Sunday, 15 March 2009

The Gangs of New York and Dick Tracy

Over the weekend, and from time to time, my attention has switched to the movie bad guys. I saw Martin Scorsese's film "The Gangs of New York" in Theatre and disliked the film because of the continuous violence. Nevertheless I added the DVD to my internet mail subscription because having taken an instant dislike I wanted to give the film a second chance.

Yesterday, Monday, I wrote " The film's defenders argue that it is an accurate portrait of life in part of New York in the mid 19th century coinciding with the Great Exhibition of Victoria's Empire and after years of famine and change in agriculture which had driven vast numbers of rural families throughout the British Isles to seek a new start elsewhere. It is said that the film is accurately set, portraying how immigrants lived, dividing into tribal communities with the main conflict between those who could claim a couple of generations of citizenship, and those who were still arriving, and as the film shows, often immediately drafted into the army to fight against the South. Critics point out that the racism of the era was underplayed.

The film does spell out the relationships which developed between the gang masters and that notorious American political institution Tammany Hall in the era of boss Tweed who is alleged to have controlled business and therefore jobs, as well as law enforcement and where personal advancement and personal enrichment was the first consideration. The film ends with another gang war after the anti Draft riots and shots of the Twin Towers, although the film appeared after 9/11/2001."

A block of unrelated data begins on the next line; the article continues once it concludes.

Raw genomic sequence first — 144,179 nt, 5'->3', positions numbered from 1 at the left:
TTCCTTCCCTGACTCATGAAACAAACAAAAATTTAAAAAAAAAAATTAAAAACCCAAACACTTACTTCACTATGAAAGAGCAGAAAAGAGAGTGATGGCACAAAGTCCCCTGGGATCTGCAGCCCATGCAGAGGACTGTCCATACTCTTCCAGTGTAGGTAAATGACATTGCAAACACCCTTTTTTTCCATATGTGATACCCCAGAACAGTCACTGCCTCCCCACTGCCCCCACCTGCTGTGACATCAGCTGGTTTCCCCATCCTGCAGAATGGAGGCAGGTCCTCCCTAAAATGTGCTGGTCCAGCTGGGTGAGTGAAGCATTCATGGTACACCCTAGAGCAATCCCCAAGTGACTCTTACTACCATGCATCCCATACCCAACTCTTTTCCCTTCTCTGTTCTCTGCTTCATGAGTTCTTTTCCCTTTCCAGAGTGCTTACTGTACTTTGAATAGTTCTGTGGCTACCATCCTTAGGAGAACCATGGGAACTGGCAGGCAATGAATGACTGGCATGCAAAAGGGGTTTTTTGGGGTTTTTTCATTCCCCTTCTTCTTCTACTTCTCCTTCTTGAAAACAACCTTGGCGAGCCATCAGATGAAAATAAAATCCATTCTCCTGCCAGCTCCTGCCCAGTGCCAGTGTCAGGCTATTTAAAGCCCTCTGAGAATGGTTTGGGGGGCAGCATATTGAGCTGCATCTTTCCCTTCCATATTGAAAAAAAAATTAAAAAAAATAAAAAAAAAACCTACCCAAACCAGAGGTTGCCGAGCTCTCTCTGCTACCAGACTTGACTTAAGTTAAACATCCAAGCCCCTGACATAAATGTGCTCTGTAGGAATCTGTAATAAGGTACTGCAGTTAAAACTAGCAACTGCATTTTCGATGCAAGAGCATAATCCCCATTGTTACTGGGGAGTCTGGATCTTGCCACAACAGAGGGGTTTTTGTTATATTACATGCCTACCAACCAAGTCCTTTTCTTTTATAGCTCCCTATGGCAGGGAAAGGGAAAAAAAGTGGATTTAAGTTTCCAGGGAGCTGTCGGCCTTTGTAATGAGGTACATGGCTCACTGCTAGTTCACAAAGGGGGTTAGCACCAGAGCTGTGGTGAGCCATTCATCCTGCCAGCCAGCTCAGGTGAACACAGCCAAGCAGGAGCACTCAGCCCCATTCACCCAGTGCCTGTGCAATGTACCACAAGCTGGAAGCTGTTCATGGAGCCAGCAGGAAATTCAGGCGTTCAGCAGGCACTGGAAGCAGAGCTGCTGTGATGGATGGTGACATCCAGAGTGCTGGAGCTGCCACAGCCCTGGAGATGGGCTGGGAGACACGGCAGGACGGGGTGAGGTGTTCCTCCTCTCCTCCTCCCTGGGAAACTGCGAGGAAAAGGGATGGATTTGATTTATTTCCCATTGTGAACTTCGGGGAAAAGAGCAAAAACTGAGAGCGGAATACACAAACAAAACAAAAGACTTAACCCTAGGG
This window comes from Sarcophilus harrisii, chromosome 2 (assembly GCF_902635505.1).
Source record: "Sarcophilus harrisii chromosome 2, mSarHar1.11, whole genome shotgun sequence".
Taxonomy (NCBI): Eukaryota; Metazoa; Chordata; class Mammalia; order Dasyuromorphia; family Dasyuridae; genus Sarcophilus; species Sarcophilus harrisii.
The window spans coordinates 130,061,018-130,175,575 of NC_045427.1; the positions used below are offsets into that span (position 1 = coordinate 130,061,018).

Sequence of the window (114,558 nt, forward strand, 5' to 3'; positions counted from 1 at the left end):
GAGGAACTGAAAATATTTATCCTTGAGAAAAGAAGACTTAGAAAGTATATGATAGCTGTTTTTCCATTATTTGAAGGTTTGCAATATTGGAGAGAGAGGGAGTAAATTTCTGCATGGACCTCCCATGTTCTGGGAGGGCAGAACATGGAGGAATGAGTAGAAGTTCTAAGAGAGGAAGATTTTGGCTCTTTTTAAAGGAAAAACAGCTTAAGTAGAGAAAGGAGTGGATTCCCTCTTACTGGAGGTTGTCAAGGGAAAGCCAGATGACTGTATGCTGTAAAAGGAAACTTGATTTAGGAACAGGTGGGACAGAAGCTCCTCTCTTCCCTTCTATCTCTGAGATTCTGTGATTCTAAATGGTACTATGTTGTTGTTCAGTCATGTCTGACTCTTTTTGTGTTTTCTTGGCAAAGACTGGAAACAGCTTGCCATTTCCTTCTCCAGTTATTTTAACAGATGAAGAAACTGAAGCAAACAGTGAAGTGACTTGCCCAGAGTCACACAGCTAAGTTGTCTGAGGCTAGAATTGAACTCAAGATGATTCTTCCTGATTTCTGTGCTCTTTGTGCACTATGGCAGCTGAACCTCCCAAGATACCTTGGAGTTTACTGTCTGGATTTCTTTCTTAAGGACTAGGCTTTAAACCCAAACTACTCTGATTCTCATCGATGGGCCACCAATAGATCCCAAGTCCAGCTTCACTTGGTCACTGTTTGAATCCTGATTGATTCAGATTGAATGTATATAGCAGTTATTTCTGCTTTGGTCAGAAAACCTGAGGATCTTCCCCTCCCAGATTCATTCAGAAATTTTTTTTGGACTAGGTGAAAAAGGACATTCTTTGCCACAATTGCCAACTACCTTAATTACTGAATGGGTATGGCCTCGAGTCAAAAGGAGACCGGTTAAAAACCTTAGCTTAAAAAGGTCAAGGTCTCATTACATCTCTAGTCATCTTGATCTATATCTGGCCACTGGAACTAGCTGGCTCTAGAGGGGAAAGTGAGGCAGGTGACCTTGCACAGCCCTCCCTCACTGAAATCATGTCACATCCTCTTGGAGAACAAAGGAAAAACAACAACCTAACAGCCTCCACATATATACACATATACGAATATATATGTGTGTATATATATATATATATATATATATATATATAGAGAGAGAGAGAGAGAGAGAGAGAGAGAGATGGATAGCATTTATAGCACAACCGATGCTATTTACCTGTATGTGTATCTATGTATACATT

This a morning as I lay in bed wrestling between being awake, getting up and getting on with doing things I did not want to do, and staying in the warmth and comfort but thinking of myself, disappointed, that after the summery day outside, yesterday which I did not embrace, the level of light suggested autumnal gloom, I spoke words to myself, I am usually reluctant to print, because of their truth and explicitness. I don't like one dimensional films, books, news reports about individuals who appear to have no redeeming qualities, or where there appears to be no mitigating parental/childhood/environmental/circumstantial explanations for their behaviour because I am afraid others will judge me in like fashion because I feel myself to be more of a bad than a good person, and always have, whereas most people actually enjoy such films because they are reminded that they are more of a good person than the usually unrelenting badness and violence portrayed.

On Sunday evening " my mother was dozing in front of a television which had just commenced to show the 1990 Dick Tracy film which I had not previously seen so I stayed for the remainder. This time the bad guys, who also had no redeeming features, had to face an incorruptible champion of the law abiding and of justice. I liked the style of the film which won an Oscar for Art Direction, plus best make up and original song and was also nominated for four others with a host of stars, Warren Beatty as the hero , Al Pacino, Dustin Hoffman, Colin Meaney, James Caan and Dick Van Dyke, and of course last but foremost, Madonna who was almost successful on stealing the show being Madonna. The story line follows the well trodden line of criminals in the years between World Wars to end all War, bribing and blackmailing and when this does not work, framing, with the help of city (Chicago) politicians and officials including those responsible for law and justice, with on this occasion a nice girl who helps care for a street wise orphan who becomes attached to Tracy with the inevitable happy family ending after all the baddies are deaded. What made the film for me, and for many, is that it is shot in vibrant red, yellow, green, orange and purple plus black and white which with a number of photographic effects creating its distinctive and attractive atmosphere, so that although the crimes are heinous, the older child among us today, will thoroughly enjoy a film shown at tea time peak viewing as the Sunday family film of the week," and grow up to become a good cop or be prepared to die for his President, his flag, his country, and for you and me. Thus I had seen two films covering similar issues, or I had projected similar issues onto two films within the time space of 24 hours.